well, not solid, it’s no good if you can’t turn the wheel!
Before I show the complete steering assembly, I wanted to show the detail of the steering pulley, where the driver’s end of the steering cables connects to the steering wheel and how all the parts clamp up around the dash panel to allow the wheel assembly to rotate.
Here you can see the whole assembly, the Steering Pulley (A005_P006_R002) is in red, slotted at the top to accept the ferrule at the end of the cable. Then the cable loops the pulley once and passes though one of the holes in the background, where the side plates of the pedal assembly meet the dash panel (One cable through the panel in the background, and one looped the opposite way round the pulley and passing through one of the hole son the opposing plate — not shown for clarity). The holes also hold the termination of the cable sleeve, allowing some minor adjustment of cable tension at this point, though the major adjustment is at the wheel-end of the cable.
While the pulley geometry I’ve chosen is very similar to available V-Belt pulleys (an SPZ 63mm pulley would have similar external dimensions) I’m not using an off-the-shelf pulley for 2 reasons:
1, The traditional way of attaching a pulley to a shaft is to cut a keyway into the shaft and use a taper bore bush to clamp the pulley around the shaft, but this means that it’s not possible adjust the position of the pulley around the shaft, it has to be set at one point. Using a non-keyway centre fastening means that the angle of the pulley can changed compared to the wheel, and this mans that the wheel can always be set level at straight ahead steering. However, using a non-keyway fastening means it’s not possible to use the widely available tapered bush pulleys, so any standard pulley would still need machining to fit the shaft.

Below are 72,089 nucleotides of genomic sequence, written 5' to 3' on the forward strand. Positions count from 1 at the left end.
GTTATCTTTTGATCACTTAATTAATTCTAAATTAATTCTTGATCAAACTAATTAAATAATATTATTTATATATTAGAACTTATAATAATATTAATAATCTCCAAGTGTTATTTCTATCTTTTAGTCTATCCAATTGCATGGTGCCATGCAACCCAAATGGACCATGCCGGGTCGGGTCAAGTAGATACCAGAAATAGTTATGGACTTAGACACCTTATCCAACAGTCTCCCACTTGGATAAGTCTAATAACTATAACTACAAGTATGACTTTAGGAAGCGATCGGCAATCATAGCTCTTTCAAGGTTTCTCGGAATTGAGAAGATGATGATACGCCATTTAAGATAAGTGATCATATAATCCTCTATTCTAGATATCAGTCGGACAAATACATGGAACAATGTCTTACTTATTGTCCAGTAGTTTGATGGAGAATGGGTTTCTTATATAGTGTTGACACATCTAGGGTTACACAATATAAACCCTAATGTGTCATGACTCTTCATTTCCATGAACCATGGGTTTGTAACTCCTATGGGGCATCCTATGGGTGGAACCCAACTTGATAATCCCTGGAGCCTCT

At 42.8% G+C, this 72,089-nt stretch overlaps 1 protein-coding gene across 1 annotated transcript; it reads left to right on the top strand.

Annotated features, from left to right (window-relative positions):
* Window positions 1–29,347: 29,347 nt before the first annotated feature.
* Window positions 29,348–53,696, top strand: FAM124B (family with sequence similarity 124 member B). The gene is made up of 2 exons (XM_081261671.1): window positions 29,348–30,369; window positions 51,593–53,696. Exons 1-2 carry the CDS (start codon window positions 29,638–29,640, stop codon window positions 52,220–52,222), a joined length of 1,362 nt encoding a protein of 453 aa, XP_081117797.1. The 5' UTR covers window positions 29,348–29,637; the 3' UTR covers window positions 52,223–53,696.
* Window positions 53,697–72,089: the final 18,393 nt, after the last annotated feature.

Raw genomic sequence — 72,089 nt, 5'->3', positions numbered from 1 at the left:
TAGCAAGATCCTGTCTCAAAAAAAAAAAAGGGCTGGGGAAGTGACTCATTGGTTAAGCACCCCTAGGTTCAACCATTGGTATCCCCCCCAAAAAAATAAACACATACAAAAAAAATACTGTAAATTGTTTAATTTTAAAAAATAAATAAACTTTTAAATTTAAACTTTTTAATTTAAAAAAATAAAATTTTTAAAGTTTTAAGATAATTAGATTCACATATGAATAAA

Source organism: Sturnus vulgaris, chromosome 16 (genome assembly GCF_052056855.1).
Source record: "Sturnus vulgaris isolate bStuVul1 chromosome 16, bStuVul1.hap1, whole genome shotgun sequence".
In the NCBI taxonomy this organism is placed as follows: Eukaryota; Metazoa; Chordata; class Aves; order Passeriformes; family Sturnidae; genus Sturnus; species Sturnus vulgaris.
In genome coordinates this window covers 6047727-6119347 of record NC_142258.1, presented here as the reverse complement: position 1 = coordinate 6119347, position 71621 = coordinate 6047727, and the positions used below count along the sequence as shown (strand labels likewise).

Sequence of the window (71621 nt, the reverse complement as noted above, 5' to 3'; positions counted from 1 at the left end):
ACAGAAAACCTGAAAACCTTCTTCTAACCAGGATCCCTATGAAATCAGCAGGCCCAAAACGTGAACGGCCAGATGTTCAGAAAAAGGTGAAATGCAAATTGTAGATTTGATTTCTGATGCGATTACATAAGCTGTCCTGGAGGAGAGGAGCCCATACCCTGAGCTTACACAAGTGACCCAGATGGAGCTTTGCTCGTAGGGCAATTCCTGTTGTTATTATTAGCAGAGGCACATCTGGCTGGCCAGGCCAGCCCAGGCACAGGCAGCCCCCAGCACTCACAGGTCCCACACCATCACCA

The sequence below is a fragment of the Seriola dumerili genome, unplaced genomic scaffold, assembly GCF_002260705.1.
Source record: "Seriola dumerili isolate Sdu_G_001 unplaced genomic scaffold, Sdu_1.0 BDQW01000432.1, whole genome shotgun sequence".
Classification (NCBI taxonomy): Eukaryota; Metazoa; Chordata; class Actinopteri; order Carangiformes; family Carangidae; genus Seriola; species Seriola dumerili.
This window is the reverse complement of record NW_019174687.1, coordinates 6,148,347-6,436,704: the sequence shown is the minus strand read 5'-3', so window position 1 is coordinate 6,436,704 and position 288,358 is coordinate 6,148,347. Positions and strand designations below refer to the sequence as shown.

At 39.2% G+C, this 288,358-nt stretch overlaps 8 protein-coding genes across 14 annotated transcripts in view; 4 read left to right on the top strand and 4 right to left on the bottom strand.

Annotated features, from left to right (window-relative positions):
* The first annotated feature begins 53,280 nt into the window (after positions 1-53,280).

- Using a non-standard pulley means I can fine-tune the exact diameter that the cable runs round, meaning that I can better control the steering ratio. As I said before, an SPZ 63mm OD pulley has similar dimentions, but they would not give exactly the same steering effect.
In the cross-sectional diagram, you can see better how the machined pulley centre actually clamps up the bearings of the steering boss. The keyless fastener (Transtorque shown in blue) applies a radial clamping force to both the pulley and the shaft, and also provides some axial resistance too. This means that it can also be used as the single fitting that controls the bearing preload, as well as the axial position of the pulley around the shaft.
The shaft bearings (shown in yellow, a pair of 1201 self aligning ball bearings) are clamped between the flange of the steering shaft, and the pulley. Using M12 washers between the components means that they can both be flat sided — simplifying manufacturing — and still only contact the inner race of the bearings.
To locate the outer races of the bearings, two retaining plates (shown in green — A005_P004_R002) are bolted through the dash panel to surround the bearings and control their location radially. The hole in the dash panel is noticeably larger than the diameter of the steering shaft so it only contacts with the outer race of the bearings.